Annual and perennial herbs, sometimes shrubs, generally with tubers, bulbs or corms containing acrid juices (oxalates). Leaves alternate, palmately or, occasionally, pinnately compound, often of 3 leaflets (rarely 1), or reduced to a phyllode. There is an articulation (pulvinus) at the base of the petiole and each leaflet; stipules usually absent. Flower clusters umbels, cymes or racemes, occasionally solitary. Flowers bisexual, regular, 5-parted. Sepals 5, free or united. Petals 5, free or shortly united at the base. Stamens mostly 10 (rarely 15) in 2 whorls, outer whorl opposite the petals and sometimes united at the base. Ovary superior, mostly of 3-5 united carpels; styles 3-5. Fruit a loculicidal capsule or berry.

Family known through the clover-like genus, Oxalis, grown mostly as rockery plants. A few species have become environmental weeds.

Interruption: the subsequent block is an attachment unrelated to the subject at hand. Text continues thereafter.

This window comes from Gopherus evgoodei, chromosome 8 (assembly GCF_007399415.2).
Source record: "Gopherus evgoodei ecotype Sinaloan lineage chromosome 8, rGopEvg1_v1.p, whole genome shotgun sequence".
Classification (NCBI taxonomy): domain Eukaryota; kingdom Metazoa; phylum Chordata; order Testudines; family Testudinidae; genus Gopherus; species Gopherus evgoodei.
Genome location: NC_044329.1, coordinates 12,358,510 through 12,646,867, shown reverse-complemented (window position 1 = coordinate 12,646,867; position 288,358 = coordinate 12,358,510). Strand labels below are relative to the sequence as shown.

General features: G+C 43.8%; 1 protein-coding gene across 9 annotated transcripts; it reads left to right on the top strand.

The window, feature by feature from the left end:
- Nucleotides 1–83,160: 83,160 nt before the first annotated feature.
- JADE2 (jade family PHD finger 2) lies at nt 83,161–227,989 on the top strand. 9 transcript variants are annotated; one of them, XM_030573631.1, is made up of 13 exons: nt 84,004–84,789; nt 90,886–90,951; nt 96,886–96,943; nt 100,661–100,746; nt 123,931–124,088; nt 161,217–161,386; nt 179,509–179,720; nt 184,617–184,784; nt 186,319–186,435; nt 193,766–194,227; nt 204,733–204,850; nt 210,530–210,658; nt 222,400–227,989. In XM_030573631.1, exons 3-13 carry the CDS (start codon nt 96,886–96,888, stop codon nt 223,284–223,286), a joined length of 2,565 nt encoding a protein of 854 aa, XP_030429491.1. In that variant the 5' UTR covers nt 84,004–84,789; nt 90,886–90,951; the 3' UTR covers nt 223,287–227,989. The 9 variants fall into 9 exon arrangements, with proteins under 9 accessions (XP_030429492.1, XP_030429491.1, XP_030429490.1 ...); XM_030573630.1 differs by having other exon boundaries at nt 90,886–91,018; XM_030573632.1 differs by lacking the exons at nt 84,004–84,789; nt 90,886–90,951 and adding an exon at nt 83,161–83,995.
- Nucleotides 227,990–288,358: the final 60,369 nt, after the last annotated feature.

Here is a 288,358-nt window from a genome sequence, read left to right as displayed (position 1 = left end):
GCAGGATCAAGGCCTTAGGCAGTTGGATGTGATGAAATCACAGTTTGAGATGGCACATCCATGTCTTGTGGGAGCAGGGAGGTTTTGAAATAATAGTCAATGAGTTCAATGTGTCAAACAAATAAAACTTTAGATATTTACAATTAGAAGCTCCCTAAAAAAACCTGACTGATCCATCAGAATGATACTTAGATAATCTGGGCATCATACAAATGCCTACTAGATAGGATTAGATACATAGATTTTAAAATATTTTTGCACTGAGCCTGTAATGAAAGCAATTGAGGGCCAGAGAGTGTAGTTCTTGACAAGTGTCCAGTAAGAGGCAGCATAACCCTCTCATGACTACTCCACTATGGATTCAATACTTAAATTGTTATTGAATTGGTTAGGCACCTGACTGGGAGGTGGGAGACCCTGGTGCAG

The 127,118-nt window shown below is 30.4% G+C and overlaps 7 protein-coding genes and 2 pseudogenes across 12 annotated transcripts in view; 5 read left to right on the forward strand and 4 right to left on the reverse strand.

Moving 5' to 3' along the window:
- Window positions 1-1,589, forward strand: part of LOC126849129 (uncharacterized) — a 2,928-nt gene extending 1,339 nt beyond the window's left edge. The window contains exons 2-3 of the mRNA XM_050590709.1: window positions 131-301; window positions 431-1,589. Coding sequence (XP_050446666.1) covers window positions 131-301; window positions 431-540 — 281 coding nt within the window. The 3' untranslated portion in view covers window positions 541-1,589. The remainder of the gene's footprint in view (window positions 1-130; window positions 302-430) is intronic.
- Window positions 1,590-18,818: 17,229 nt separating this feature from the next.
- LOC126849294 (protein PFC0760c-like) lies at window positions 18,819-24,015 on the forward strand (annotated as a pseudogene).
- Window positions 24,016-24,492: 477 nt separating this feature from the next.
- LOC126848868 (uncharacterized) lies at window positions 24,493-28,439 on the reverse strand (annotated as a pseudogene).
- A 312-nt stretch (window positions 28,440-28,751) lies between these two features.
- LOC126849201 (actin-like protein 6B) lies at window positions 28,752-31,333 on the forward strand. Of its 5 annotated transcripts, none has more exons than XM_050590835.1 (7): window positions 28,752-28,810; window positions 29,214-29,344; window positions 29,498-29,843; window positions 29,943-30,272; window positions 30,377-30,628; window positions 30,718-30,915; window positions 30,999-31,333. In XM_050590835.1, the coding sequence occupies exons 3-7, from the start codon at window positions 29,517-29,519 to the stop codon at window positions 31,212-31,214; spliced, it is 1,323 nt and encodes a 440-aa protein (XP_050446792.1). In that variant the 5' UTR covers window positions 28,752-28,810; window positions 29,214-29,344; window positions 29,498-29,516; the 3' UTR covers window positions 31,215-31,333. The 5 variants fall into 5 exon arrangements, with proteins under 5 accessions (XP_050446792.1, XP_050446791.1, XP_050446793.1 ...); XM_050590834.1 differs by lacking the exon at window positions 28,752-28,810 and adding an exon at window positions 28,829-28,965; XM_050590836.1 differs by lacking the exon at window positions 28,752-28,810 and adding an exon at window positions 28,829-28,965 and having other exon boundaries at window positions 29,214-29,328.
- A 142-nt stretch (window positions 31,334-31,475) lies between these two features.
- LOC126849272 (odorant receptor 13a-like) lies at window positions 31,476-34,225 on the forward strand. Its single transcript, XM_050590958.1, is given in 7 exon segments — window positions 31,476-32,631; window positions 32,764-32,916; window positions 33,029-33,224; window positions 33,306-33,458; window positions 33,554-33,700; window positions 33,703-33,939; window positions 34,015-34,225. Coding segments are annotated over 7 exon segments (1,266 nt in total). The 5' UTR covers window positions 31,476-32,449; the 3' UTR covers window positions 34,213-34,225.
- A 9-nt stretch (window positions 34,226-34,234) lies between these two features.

Averrhoa bilimbi L. is a tropical plant (known as Bilimbi, Camias or Cucumber Tree) with fruits that are used for jellies, pickles and other conserves, while A. carambola L., Carambola, Caramba or Star Fruit, has a ribbed fruit that is eaten raw or pickled and that also has medicinal properties. Commercial plantations are found in N NSW and Qld. Some Oxalis have edible tubers or leaves.

Clover-like leaflets with articulations that permit 'sleep movements'; styles 5; fruit a 5-angled loculicidal capsule.

6 genera and 775 or more tropical to temperate species. Australia has 1 genus with 6 native species.

Source: Spencer, R. (2002). Oxalidaceae. In: Spencer, R.. Horticultural Flora of South-eastern Australia. Volume 4. Flowering plants. Dicotyledons. Part 3. The identification of garden and cultivated plants. University of New South Wales Press.

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kingdom Plantae
phylum   Tracheophyta
class    Magnoliopsida
superorder     Rosanae
order      Oxalidales
Higher taxa
Subordinate taxa
genus        Oxalis L.